Yes, age is just a number, & that’s medically confirmed!

I’m actually glad I didn’t start kiting, surfing, longboarding at 16. I was so chronically & suicidally moody & crazy at 16, there is no way I would have survived my 20s on a board! Be glad you were mature enough when you felt the pull of the wind & the blue wild for the first time. It takes a stable, mature psyche to stay on top of our sport.

So if you wanna do a handlepass at 40, go for it! There is a way to learn more demanding tricks without getting injured. Trial and error doesn’t mean certain injury, just know what you are doing & have a safe plan B for every crash. But in the end, your body, your call!

BWD
Very Frequent Poster
Posts: 3260
Joined: Thu Jun 05, 2003 3:37 am

Re: Risk vs reward... learning and progression at 40

Postby BWD » Fri Dec 29, 2017 6:15 pm

Started in 30s now in 40s.
Rode overpowered and c kites until a couple years back, now mainly ride surfboards and foil mainly with strutless kites.
Hurt myself all the time back in the day, partly because of learning curve, mainly because of hard core powered twintip style.
Don't hurt myself so much now, and ride in waves and higher winds than I would then, so it's still exciting, just a little lower impact (when
you don't wipe out).
Fitness has been pretty even and good until this year, my gym has been closed some and a few health issues happen...
But I expect to be back in shape in a month or 2, and charging in the spring...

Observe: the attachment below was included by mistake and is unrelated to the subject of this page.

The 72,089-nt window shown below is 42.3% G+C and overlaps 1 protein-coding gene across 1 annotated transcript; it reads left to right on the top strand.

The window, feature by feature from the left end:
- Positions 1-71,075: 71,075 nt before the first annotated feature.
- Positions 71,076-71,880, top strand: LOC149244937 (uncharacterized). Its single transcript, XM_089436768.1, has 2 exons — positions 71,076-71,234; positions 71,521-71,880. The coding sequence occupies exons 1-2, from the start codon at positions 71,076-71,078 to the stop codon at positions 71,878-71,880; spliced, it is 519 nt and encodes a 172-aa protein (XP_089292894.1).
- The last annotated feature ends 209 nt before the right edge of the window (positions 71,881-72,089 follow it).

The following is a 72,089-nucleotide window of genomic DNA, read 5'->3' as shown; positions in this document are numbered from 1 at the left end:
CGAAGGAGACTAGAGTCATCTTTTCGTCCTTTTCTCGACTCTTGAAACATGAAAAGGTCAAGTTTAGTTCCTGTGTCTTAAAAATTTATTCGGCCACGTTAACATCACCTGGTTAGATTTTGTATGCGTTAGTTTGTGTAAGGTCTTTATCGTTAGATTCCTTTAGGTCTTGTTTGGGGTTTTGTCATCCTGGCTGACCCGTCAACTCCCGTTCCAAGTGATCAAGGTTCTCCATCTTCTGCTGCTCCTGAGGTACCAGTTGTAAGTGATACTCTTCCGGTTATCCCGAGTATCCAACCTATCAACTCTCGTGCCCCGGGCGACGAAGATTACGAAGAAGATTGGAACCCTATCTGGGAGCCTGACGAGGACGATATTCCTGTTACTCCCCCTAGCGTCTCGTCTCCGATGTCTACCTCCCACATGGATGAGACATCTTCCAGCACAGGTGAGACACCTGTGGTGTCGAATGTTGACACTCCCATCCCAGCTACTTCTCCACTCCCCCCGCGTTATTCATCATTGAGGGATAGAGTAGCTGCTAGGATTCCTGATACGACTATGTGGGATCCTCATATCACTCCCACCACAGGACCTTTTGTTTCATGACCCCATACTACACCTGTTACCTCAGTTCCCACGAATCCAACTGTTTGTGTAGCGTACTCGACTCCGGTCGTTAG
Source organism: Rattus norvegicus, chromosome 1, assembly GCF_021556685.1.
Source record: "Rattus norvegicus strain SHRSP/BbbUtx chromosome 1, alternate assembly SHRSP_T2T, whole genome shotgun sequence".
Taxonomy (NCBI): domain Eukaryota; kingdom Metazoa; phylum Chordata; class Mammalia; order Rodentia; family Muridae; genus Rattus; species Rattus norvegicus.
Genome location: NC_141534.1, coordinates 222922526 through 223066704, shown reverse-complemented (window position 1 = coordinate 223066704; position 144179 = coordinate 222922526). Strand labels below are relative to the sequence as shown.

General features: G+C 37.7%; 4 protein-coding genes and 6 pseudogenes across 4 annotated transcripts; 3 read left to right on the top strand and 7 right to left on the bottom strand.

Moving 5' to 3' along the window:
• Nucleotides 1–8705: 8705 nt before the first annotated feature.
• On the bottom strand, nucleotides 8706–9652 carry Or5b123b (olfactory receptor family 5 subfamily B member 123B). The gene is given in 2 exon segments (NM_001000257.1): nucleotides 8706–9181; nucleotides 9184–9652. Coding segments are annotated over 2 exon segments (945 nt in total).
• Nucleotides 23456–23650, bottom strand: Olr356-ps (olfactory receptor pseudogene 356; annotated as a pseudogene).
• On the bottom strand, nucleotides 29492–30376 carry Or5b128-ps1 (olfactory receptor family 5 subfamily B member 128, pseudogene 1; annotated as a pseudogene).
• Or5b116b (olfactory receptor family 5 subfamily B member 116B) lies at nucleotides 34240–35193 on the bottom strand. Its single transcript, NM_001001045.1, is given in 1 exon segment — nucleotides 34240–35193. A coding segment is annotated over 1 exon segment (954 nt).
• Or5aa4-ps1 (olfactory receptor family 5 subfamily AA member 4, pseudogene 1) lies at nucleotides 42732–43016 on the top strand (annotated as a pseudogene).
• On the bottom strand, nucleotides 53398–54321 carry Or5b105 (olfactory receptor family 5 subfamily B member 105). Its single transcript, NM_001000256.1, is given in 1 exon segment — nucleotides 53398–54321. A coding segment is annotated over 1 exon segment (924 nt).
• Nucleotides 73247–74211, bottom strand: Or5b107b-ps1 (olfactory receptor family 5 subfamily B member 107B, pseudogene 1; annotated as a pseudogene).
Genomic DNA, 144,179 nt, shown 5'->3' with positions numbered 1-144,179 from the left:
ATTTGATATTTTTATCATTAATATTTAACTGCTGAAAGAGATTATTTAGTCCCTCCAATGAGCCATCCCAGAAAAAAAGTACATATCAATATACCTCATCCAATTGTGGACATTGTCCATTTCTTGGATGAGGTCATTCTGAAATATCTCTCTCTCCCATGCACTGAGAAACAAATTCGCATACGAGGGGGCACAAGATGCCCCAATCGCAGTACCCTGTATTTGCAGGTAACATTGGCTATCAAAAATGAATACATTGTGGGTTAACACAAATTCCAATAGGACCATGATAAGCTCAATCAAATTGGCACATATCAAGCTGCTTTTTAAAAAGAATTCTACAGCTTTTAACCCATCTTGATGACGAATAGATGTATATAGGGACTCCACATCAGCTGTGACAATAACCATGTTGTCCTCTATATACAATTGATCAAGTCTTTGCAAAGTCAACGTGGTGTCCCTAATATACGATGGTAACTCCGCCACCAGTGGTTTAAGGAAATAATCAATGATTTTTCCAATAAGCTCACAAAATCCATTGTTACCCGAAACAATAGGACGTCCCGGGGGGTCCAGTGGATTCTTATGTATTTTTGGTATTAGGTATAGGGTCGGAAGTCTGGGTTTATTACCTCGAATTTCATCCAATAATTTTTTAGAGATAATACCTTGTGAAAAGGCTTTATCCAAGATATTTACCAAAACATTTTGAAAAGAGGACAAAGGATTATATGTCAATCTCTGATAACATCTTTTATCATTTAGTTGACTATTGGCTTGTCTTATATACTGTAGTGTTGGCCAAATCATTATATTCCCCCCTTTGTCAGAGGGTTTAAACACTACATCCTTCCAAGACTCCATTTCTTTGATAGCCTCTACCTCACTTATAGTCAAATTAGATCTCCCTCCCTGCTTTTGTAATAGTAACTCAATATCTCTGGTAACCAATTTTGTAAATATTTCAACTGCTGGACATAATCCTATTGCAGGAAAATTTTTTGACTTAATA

Main thing is stay in shape between sessions if you are a weekend rider, and don't ride overpowered all the time or get into anything you aren't ready for.
Sometimes i ride with guys in 20s 30s 40s 60s... all fun.

junebug
Medium Poster
Posts: 101
Joined: Sat Jan 04, 2014 4:14 pm
Kiting since: 2007
Gear: Twintip
Foil
Brand Affiliation: None

Re: Risk vs reward... learning and progression at 40

Postby junebug » Fri Dec 29, 2017 6:19 pm

All of the people claiming that age is in the mind just haven't had their bodies break down yet. For the lucky ones, this occurs late in life. For the less fortunate, it happens early. But it will happen to all of us who don't die early.

I'm 44 years old, I eat heathy, I exercise for 45 minutes or so 5 days a week, and I am slim and fit (6'3"/185 lbs). None of that changes the fact that I have arthritis in the bones of the lumbar region of my spine, bulging disks exacerbated by the arthritis, and muscle weakness because the disks rest on nerves. Staying fit helps, for sure, but I will never again be able to do things I could do in my 20s and 30s. And I don't even have it that bad--at least I can still kiteboard, although for shorter, less aggressive sessions than when I was younger. (Thank God for foiling!)

It may be true that you are only as old as you feel, but the condition of your body determines how you feel. If you are over 40 and haven't realized that yet, count your blessings.


Return to “Kitesurfing”

Who is online

Users browsing this forum: downunder, Flyboy, mmac and 22 guests

cron